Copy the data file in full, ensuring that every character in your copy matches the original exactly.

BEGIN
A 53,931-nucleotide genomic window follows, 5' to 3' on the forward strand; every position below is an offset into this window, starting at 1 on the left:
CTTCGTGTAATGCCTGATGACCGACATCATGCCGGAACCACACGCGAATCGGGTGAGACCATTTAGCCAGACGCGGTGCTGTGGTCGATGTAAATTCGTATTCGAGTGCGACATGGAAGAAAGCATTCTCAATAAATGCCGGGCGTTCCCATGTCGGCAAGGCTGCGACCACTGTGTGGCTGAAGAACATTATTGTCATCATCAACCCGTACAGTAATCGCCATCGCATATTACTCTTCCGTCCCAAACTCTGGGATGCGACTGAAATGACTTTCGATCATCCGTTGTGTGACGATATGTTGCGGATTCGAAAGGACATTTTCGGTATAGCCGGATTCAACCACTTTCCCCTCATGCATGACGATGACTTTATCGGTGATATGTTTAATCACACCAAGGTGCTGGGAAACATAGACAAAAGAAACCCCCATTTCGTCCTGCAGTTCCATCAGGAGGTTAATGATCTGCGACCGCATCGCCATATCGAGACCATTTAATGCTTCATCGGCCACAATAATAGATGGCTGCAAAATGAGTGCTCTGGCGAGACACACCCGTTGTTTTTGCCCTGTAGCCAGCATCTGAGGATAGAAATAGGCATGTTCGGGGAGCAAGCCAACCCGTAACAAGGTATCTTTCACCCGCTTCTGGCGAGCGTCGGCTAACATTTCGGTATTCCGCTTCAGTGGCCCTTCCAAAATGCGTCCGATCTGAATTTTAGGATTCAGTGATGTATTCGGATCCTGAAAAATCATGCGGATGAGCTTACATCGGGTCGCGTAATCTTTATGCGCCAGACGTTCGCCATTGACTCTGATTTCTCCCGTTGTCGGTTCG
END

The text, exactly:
A 53,931-nucleotide genomic window follows, 5' to 3' on the forward strand; every position below is an offset into this window, starting at 1 on the left:
CTTCGTGTAATGCCTGATGACCGACATCATGCCGGAACCACACGCGAATCGGGTGAGACCATTTAGCCAGACGCGGTGCTGTGGTCGATGTAAATTCGTATTCGAGTGCGACATGGAAGAAAGCATTCTCAATAAATGCCGGGCGTTCCCATGTCGGCAAGGCTGCGACCACTGTGTGGCTGAAGAACATTATTGTCATCATCAACCCGTACAGTAATCGCCATCGCATATTACTCTTCCGTCCCAAACTCTGGGATGCGACTGAAATGACTTTCGATCATCCGTTGTGTGACGATATGTTGCGGATTCGAAAGGACATTTTCGGTATAGCCGGATTCAACCACTTTCCCCTCATGCATGACGATGACTTTATCGGTGATATGTTTAATCACACCAAGGTGCTGGGAAACATAGACAAAAGAAACCCCCATTTCGTCCTGCAGTTCCATCAGGAGGTTAATGATCTGCGACCGCATCGCCATATCGAGACCATTTAATGCTTCATCGGCCACAATAATAGATGGCTGCAAAATGAGTGCTCTGGCGAGACACACCCGTTGTTTTTGCCCTGTAGCCAGCATCTGAGGATAGAAATAGGCATGTTCGGGGAGCAAGCCAACCCGTAACAAGGTATCTTTCACCCGCTTCTGGCGAGCGTCGGCTAACATTTCGGTATTCCGCTTCAGTGGCCCTTCCAAAATGCGTCCGATCTGAATTTTAGGATTCAGTGATGTATTCGGATCCTGAAAAATCATGCGGATGAGCTTACATCGGGTCGCGTAATCTTTATGCGCCAGACGTTCGCCATTGACTCTGATTTCTCCCGTTGTCGGTTCG